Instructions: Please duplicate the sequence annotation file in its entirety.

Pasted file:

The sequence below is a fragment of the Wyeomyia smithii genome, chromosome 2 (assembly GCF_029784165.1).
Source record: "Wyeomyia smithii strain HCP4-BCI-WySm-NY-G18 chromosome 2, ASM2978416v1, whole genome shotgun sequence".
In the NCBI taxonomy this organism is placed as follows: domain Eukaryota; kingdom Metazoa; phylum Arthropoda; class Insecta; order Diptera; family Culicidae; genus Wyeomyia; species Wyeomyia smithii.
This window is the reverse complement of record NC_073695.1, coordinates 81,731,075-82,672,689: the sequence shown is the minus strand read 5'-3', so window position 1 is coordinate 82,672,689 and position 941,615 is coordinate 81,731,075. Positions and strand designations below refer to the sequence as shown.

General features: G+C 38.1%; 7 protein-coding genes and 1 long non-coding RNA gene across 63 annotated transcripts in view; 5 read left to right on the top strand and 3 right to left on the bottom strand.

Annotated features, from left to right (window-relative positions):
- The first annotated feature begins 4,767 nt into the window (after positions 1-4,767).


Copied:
The sequence below is a fragment of the Wyeomyia smithii genome, chromosome 2 (assembly GCF_029784165.1).
Source record: "Wyeomyia smithii strain HCP4-BCI-WySm-NY-G18 chromosome 2, ASM2978416v1, whole genome shotgun sequence".
In the NCBI taxonomy this organism is placed as follows: domain Eukaryota; kingdom Metazoa; phylum Arthropoda; class Insecta; order Diptera; family Culicidae; genus Wyeomyia; species Wyeomyia smithii.
This window is the reverse complement of record NC_073695.1, coordinates 81,731,075-82,672,689: the sequence shown is the minus strand read 5'-3', so window position 1 is coordinate 82,672,689 and position 941,615 is coordinate 81,731,075. Positions and strand designations below refer to the sequence as shown.

General features: G+C 38.1%; 7 protein-coding genes and 1 long non-coding RNA gene across 63 annotated transcripts in view; 5 read left to right on the top strand and 3 right to left on the bottom strand.

Annotated features, from left to right (window-relative positions):
- The first annotated feature begins 4,767 nt into the window (after positions 1-4,767).